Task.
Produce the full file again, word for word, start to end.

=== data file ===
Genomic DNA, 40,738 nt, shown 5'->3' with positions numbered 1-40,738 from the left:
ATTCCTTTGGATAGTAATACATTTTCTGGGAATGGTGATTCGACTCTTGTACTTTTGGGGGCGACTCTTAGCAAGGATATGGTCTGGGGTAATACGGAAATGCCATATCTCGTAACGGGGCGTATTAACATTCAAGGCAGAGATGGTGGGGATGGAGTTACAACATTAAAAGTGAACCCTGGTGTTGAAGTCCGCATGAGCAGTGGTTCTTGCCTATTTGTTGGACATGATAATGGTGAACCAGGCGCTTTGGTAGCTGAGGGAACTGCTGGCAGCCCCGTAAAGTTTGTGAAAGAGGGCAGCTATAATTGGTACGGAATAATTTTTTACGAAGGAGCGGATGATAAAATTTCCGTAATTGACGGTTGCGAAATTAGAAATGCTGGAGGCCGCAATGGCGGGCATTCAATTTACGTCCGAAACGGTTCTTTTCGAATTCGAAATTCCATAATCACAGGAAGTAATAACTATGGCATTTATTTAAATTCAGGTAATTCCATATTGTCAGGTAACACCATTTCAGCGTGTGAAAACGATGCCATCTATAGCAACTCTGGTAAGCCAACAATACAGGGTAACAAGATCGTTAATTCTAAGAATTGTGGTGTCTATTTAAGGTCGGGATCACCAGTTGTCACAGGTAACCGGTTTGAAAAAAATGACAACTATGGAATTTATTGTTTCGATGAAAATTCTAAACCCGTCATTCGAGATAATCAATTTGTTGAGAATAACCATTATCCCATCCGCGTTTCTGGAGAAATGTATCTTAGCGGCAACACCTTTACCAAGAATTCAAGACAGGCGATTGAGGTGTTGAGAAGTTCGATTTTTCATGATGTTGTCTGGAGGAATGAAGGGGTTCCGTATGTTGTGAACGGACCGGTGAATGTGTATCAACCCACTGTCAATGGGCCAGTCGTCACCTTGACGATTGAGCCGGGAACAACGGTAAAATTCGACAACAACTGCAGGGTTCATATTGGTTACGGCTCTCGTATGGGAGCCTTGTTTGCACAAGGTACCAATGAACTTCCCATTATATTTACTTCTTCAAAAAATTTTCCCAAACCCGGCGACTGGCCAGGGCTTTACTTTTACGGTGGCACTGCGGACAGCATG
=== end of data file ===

Genomic DNA, 40,738 nt, shown 5'->3' with positions numbered 1-40,738 from the left:
ATTCCTTTGGATAGTAATACATTTTCTGGGAATGGTGATTCGACTCTTGTACTTTTGGGGGCGACTCTTAGCAAGGATATGGTCTGGGGTAATACGGAAATGCCATATCTCGTAACGGGGCGTATTAACATTCAAGGCAGAGATGGTGGGGATGGAGTTACAACATTAAAAGTGAACCCTGGTGTTGAAGTCCGCATGAGCAGTGGTTCTTGCCTATTTGTTGGACATGATAATGGTGAACCAGGCGCTTTGGTAGCTGAGGGAACTGCTGGCAGCCCCGTAAAGTTTGTGAAAGAGGGCAGCTATAATTGGTACGGAATAATTTTTTACGAAGGAGCGGATGATAAAATTTCCGTAATTGACGGTTGCGAAATTAGAAATGCTGGAGGCCGCAATGGCGGGCATTCAATTTACGTCCGAAACGGTTCTTTTCGAATTCGAAATTCCATAATCACAGGAAGTAATAACTATGGCATTTATTTAAATTCAGGTAATTCCATATTGTCAGGTAACACCATTTCAGCGTGTGAAAACGATGCCATCTATAGCAACTCTGGTAAGCCAACAATACAGGGTAACAAGATCGTTAATTCTAAGAATTGTGGTGTCTATTTAAGGTCGGGATCACCAGTTGTCACAGGTAACCGGTTTGAAAAAAATGACAACTATGGAATTTATTGTTTCGATGAAAATTCTAAACCCGTCATTCGAGATAATCAATTTGTTGAGAATAACCATTATCCCATCCGCGTTTCTGGAGAAATGTATCTTAGCGGCAACACCTTTACCAAGAATTCAAGACAGGCGATTGAGGTGTTGAGAAGTTCGATTTTTCATGATGTTGTCTGGAGGAATGAAGGGGTTCCGTATGTTGTGAACGGACCGGTGAATGTGTATCAACCCACTGTCAATGGGCCAGTCGTCACCTTGACGATTGAGCCGGGAACAACGGTAAAATTCGACAACAACTGCAGGGTTCATATTGGTTACGGCTCTCGTATGGGAGCCTTGTTTGCACAAGGTACCAATGAACTTCCCATTATATTTACTTCTTCAAAAAATTTTCCCAAACCCGGCGACTGGCCAGGGCTTTACTTTTACGGTGGCACTGCGGACAGCATG